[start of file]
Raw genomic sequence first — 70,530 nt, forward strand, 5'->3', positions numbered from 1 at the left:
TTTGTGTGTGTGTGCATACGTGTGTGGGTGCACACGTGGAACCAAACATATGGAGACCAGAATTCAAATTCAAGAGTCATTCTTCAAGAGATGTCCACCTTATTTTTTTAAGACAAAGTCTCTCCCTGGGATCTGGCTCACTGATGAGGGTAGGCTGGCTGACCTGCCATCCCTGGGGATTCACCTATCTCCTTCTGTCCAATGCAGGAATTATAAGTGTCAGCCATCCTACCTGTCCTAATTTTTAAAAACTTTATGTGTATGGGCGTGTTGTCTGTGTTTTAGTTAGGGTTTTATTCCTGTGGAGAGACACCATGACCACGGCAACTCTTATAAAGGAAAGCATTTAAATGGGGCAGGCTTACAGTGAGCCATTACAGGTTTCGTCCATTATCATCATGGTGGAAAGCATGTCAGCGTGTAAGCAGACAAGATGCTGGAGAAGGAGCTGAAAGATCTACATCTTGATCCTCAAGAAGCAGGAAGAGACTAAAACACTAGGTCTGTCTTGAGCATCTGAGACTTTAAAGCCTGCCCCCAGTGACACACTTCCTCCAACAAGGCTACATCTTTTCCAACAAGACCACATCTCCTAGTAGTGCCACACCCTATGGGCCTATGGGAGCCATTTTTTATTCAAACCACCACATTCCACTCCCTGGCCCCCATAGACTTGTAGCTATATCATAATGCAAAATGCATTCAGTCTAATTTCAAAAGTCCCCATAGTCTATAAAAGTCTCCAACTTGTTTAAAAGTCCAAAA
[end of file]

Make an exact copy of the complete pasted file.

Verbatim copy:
Raw genomic sequence first — 70,530 nt, forward strand, 5'->3', positions numbered from 1 at the left:
TTTGTGTGTGTGTGCATACGTGTGTGGGTGCACACGTGGAACCAAACATATGGAGACCAGAATTCAAATTCAAGAGTCATTCTTCAAGAGATGTCCACCTTATTTTTTTAAGACAAAGTCTCTCCCTGGGATCTGGCTCACTGATGAGGGTAGGCTGGCTGACCTGCCATCCCTGGGGATTCACCTATCTCCTTCTGTCCAATGCAGGAATTATAAGTGTCAGCCATCCTACCTGTCCTAATTTTTAAAAACTTTATGTGTATGGGCGTGTTGTCTGTGTTTTAGTTAGGGTTTTATTCCTGTGGAGAGACACCATGACCACGGCAACTCTTATAAAGGAAAGCATTTAAATGGGGCAGGCTTACAGTGAGCCATTACAGGTTTCGTCCATTATCATCATGGTGGAAAGCATGTCAGCGTGTAAGCAGACAAGATGCTGGAGAAGGAGCTGAAAGATCTACATCTTGATCCTCAAGAAGCAGGAAGAGACTAAAACACTAGGTCTGTCTTGAGCATCTGAGACTTTAAAGCCTGCCCCCAGTGACACACTTCCTCCAACAAGGCTACATCTTTTCCAACAAGACCACATCTCCTAGTAGTGCCACACCCTATGGGCCTATGGGAGCCATTTTTTATTCAAACCACCACATTCCACTCCCTGGCCCCCATAGACTTGTAGCTATATCATAATGCAAAATGCATTCAGTCTAATTTCAAAAGTCCCCATAGTCTATAAAAGTCTCCAACTTGTTTAAAAGTCCAAAA